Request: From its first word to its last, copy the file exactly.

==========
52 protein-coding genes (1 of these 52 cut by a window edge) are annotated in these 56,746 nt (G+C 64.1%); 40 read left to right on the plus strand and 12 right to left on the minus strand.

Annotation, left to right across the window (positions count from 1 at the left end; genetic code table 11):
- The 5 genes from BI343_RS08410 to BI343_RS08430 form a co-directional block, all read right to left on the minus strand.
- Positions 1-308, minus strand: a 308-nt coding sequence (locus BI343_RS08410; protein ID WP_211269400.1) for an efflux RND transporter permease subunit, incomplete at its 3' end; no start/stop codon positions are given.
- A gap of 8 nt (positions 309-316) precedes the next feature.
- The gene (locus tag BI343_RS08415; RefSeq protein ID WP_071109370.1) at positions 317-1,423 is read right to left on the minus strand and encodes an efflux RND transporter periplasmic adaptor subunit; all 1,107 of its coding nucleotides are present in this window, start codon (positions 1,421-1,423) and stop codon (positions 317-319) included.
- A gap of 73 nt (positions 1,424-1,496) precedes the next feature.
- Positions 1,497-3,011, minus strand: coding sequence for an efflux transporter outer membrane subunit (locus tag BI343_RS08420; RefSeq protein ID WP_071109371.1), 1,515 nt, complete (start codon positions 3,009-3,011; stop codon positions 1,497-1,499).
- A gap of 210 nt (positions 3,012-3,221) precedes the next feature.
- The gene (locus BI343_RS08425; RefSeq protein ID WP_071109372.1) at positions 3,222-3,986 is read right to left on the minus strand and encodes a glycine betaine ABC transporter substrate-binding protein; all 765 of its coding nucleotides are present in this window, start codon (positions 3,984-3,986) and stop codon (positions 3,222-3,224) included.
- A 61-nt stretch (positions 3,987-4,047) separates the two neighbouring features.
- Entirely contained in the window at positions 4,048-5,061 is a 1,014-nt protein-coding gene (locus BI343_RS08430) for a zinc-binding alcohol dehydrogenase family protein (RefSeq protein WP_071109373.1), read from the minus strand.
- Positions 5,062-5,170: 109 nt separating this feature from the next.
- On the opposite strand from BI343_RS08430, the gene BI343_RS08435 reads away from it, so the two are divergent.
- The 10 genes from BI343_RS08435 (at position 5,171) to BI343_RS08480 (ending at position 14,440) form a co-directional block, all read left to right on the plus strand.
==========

52 protein-coding genes (1 of these 52 cut by a window edge) are annotated in these 56,746 nt (G+C 64.1%); 40 read left to right on the plus strand and 12 right to left on the minus strand.

Annotation, left to right across the window (positions count from 1 at the left end; genetic code table 11):
- The 5 genes from BI343_RS08410 to BI343_RS08430 form a co-directional block, all read right to left on the minus strand.
- Positions 1-308, minus strand: a 308-nt coding sequence (locus BI343_RS08410; protein ID WP_211269400.1) for an efflux RND transporter permease subunit, incomplete at its 3' end; no start/stop codon positions are given.
- A gap of 8 nt (positions 309-316) precedes the next feature.
- The gene (locus tag BI343_RS08415; RefSeq protein ID WP_071109370.1) at positions 317-1,423 is read right to left on the minus strand and encodes an efflux RND transporter periplasmic adaptor subunit; all 1,107 of its coding nucleotides are present in this window, start codon (positions 1,421-1,423) and stop codon (positions 317-319) included.
- A gap of 73 nt (positions 1,424-1,496) precedes the next feature.
- Positions 1,497-3,011, minus strand: coding sequence for an efflux transporter outer membrane subunit (locus tag BI343_RS08420; RefSeq protein ID WP_071109371.1), 1,515 nt, complete (start codon positions 3,009-3,011; stop codon positions 1,497-1,499).
- A gap of 210 nt (positions 3,012-3,221) precedes the next feature.
- The gene (locus BI343_RS08425; RefSeq protein ID WP_071109372.1) at positions 3,222-3,986 is read right to left on the minus strand and encodes a glycine betaine ABC transporter substrate-binding protein; all 765 of its coding nucleotides are present in this window, start codon (positions 3,984-3,986) and stop codon (positions 3,222-3,224) included.
- A 61-nt stretch (positions 3,987-4,047) separates the two neighbouring features.
- Entirely contained in the window at positions 4,048-5,061 is a 1,014-nt protein-coding gene (locus BI343_RS08430) for a zinc-binding alcohol dehydrogenase family protein (RefSeq protein WP_071109373.1), read from the minus strand.
- Positions 5,062-5,170: 109 nt separating this feature from the next.
- On the opposite strand from BI343_RS08430, the gene BI343_RS08435 reads away from it, so the two are divergent.
- The 10 genes from BI343_RS08435 (at position 5,171) to BI343_RS08480 (ending at position 14,440) form a co-directional block, all read left to right on the plus strand.